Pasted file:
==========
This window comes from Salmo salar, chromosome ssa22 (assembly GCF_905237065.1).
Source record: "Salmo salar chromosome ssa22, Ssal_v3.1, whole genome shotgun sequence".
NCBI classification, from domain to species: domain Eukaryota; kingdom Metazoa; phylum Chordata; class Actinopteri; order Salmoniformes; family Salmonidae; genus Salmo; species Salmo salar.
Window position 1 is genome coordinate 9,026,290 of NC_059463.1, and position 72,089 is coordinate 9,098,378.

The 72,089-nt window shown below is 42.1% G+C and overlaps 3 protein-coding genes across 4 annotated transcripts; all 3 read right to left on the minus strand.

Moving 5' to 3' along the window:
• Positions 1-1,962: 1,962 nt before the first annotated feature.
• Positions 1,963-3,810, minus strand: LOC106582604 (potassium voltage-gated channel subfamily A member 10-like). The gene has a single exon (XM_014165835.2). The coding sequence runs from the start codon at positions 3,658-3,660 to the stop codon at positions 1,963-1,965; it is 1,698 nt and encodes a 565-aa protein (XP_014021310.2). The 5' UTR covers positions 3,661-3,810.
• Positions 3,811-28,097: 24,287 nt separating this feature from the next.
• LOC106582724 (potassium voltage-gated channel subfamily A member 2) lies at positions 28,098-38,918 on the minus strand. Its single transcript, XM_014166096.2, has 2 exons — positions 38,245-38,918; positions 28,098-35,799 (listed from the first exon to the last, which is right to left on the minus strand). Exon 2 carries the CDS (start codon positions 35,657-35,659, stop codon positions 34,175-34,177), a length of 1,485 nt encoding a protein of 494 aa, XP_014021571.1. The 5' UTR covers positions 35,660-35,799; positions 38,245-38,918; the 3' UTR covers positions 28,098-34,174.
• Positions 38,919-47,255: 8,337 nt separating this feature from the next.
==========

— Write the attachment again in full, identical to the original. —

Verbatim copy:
This window comes from Salmo salar, chromosome ssa22 (assembly GCF_905237065.1).
Source record: "Salmo salar chromosome ssa22, Ssal_v3.1, whole genome shotgun sequence".
NCBI classification, from domain to species: domain Eukaryota; kingdom Metazoa; phylum Chordata; class Actinopteri; order Salmoniformes; family Salmonidae; genus Salmo; species Salmo salar.
Window position 1 is genome coordinate 9,026,290 of NC_059463.1, and position 72,089 is coordinate 9,098,378.

The 72,089-nt window shown below is 42.1% G+C and overlaps 3 protein-coding genes across 4 annotated transcripts; all 3 read right to left on the minus strand.

Moving 5' to 3' along the window:
• Positions 1-1,962: 1,962 nt before the first annotated feature.
• Positions 1,963-3,810, minus strand: LOC106582604 (potassium voltage-gated channel subfamily A member 10-like). The gene has a single exon (XM_014165835.2). The coding sequence runs from the start codon at positions 3,658-3,660 to the stop codon at positions 1,963-1,965; it is 1,698 nt and encodes a 565-aa protein (XP_014021310.2). The 5' UTR covers positions 3,661-3,810.
• Positions 3,811-28,097: 24,287 nt separating this feature from the next.
• LOC106582724 (potassium voltage-gated channel subfamily A member 2) lies at positions 28,098-38,918 on the minus strand. Its single transcript, XM_014166096.2, has 2 exons — positions 38,245-38,918; positions 28,098-35,799 (listed from the first exon to the last, which is right to left on the minus strand). Exon 2 carries the CDS (start codon positions 35,657-35,659, stop codon positions 34,175-34,177), a length of 1,485 nt encoding a protein of 494 aa, XP_014021571.1. The 5' UTR covers positions 35,660-35,799; positions 38,245-38,918; the 3' UTR covers positions 28,098-34,174.
• Positions 38,919-47,255: 8,337 nt separating this feature from the next.